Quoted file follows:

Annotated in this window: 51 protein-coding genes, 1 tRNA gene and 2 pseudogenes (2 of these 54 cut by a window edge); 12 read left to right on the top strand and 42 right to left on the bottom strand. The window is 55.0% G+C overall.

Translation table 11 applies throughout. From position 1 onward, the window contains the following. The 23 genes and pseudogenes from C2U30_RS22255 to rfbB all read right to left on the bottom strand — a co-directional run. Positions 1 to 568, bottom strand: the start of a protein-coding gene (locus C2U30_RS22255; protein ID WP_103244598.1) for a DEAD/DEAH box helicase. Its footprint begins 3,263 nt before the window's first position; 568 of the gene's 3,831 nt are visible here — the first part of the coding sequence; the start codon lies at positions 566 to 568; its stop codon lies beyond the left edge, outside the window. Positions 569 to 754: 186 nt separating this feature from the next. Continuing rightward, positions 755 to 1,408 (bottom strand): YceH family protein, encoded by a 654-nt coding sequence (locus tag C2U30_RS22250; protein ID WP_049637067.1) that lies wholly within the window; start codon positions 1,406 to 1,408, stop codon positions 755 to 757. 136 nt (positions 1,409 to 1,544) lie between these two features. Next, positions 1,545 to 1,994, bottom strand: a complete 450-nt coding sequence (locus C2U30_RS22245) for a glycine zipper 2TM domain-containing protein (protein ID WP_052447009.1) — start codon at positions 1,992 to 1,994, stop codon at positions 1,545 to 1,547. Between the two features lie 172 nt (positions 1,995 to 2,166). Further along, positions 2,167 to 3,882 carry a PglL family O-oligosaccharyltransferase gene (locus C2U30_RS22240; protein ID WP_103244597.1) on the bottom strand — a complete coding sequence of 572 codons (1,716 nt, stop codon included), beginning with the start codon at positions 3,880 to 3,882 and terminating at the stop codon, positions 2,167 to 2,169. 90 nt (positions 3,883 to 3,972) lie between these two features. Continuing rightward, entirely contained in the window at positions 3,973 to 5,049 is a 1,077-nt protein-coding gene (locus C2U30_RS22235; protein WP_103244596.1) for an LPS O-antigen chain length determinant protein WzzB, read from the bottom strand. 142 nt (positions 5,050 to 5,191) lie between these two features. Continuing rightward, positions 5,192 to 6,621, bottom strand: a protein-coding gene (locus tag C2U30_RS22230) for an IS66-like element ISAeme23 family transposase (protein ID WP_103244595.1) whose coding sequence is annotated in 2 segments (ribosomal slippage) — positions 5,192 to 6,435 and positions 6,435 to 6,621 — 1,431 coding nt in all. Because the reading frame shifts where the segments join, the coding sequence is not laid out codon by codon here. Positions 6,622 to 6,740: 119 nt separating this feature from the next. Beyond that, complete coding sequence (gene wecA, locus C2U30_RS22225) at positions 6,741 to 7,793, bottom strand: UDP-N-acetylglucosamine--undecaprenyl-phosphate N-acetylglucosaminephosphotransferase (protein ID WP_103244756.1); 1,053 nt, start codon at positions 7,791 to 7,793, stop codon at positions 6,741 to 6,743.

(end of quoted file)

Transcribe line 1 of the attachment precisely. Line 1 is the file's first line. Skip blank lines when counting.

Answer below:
Annotated in this window: 51 protein-coding genes, 1 tRNA gene and 2 pseudogenes (2 of these 54 cut by a window edge); 12 read left to right on the top strand and 42 right to left on the bottom strand. The window is 55.0% G+C overall.